Hill followed that up with his true breakout performance Oct. 15 at UT-Martin. He hauled in 15 catches for 157 yards and a touchdown.
Despite playing in just eight games, Hill led EIU with 58 receptions for 571 yards and four touchdowns. He rushed nine times for 26 yards and two more TDs. Hill scored a touchdown in five straight games and was named to the All-OVC Newcomer Team.
Now entering his redshirt junior season, Hill strives to get even better.
“All summer I worked on getting more detail in my routes, getting off the line. My routes are so much more crisp. I worked on getting out of my breaks in three steps or less,” Hill said.
Philmore has pushed him in a number of ways.
“How can he get in and out of his break that much faster? How can it do it in two steps rather than three? With this particular coverage, how can he set up this safety up for this corner route?” the receivers coach and former Northwestern player said. “He’s always craving for knowledge, which as a coach you love.
“And now the big thing for him is being able to take his motor, his want to have success and bring another guy along in the room. Being a leader vocally as well as showing it with his play. Adding the creativity piece, that’s been his biggest improvement from last year to this year.”
Hill also brings what he learned playing with star receiver and NFL prospect Cade Johnson at South Dakota State.
“His work ethic is above everyone else’s. He’s always asking questions. He was an All-American, but he was also the one who was asking questions and setting an example for the younger guys. I try to emulate him,” Hill said.
Special teams standout
Like many teams in college football, Eastern uses many of its top players on special teams. Hill returns both kickoffs and punts.
“When I’m on kick return and punt return I just want to be smart and protect the football. Make the big play when I need to,” Hill said. “I’ve been begging to be put on anything that helps the team, whether it’s to be the gunner or on the kickoff and go down and tackle somebody. I’ll do whatever they need me to do. If I’m going to get to that next level, I’m going to show them what I can do.”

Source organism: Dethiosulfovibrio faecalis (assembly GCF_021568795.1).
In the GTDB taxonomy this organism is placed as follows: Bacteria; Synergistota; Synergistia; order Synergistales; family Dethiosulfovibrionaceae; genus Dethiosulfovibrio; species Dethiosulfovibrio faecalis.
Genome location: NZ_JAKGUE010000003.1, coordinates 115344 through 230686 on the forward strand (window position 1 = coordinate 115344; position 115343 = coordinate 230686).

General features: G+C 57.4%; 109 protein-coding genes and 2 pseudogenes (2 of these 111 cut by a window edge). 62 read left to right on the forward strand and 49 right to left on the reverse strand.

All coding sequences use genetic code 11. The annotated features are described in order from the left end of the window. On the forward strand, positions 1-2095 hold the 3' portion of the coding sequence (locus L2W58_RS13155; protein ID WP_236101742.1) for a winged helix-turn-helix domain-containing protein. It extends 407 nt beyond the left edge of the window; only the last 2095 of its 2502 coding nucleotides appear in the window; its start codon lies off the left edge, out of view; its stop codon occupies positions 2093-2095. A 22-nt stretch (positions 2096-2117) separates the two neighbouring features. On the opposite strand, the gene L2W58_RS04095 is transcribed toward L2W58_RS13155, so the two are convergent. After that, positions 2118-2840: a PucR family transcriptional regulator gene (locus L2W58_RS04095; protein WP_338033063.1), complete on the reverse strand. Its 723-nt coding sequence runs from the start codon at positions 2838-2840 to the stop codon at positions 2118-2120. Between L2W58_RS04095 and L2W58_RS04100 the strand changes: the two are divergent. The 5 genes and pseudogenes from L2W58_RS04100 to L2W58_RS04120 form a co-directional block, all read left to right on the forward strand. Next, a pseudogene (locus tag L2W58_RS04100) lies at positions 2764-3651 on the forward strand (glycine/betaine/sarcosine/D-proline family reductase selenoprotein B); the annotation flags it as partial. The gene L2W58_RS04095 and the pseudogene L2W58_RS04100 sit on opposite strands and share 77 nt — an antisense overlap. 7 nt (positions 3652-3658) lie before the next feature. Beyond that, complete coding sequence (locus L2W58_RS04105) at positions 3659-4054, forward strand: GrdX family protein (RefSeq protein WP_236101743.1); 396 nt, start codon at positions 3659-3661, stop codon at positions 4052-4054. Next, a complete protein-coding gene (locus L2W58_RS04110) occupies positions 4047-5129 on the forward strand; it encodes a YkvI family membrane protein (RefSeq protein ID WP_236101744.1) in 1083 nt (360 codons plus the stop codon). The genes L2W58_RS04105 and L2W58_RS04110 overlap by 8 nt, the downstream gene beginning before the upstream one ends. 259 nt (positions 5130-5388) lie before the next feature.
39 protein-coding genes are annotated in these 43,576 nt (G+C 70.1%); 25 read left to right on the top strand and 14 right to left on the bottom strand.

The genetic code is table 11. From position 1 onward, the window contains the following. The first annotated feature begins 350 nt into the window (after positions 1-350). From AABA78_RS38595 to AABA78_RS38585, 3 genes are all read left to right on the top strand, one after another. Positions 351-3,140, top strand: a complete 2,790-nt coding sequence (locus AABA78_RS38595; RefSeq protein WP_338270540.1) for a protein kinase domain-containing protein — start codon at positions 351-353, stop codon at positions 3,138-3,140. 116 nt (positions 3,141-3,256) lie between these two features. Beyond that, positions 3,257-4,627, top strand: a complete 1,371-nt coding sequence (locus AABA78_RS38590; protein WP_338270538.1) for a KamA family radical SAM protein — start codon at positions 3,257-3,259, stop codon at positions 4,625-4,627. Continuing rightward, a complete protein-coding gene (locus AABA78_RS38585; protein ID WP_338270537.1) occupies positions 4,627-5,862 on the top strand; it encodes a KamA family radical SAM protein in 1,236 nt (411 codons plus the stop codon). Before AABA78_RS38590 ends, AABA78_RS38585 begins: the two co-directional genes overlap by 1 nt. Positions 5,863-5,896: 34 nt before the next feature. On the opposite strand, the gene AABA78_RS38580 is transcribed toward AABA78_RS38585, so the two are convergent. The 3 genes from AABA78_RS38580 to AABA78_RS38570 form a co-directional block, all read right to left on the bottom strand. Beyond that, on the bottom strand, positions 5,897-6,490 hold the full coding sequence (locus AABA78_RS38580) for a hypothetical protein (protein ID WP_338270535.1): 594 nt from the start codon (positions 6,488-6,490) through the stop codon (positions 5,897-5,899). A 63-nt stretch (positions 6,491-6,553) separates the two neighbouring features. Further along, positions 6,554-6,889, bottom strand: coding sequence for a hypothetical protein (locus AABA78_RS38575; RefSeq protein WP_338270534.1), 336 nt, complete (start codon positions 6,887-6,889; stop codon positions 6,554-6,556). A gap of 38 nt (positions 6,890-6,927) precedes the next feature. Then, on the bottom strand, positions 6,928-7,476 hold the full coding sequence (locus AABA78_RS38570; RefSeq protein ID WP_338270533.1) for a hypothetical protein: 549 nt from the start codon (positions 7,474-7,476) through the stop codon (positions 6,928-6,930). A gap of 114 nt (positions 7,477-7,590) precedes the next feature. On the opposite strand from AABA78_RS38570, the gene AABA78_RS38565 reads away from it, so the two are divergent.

Scouting report focus
After his impressive OVC debut, opposing coaches are very aware of Hill’s big play ability.
“If you watch the film he’s not lining up in the same place every play, so it’s difficult for defenses to be aware of where he is,” Kuceyeski said. “If I’m a defensive coordinator I’m going to help on coverage whether it’s with a linebacker or safety to make sure I’m not in a 1-on-1 scenario, because if they do give us that we’re going to take it every single time. From our standpoint that’s a win based on his athleticism, skill set and ability to make a play.
“You’ve got to be aware of where he is at all points in time.”
Hill knows it isn’t all about his numbers. The more focus he draws from opposing defenses will only help EIU as a team.
“It’s not all about me. It’s about all of the receivers in the room being able to bring something to the table,” he said. “When we’re all playing well and getting open, there’s going to be times when we all eat.”
That eating occurs both on the field from a success standpoint and literally off the field where he rooms with senior quarterback Harry Woodbery and fellow receivers Matt Reyna and Tyler Hamilton.
“We have a good time together, but we all work on getting better. Harry is always throwing the ball to us whether it’s going to the fieldhouse or we’re in the backyard. He likes to make us watch film with him. He points out things about our routes,” Hill said. “We’ve got that camaraderie.”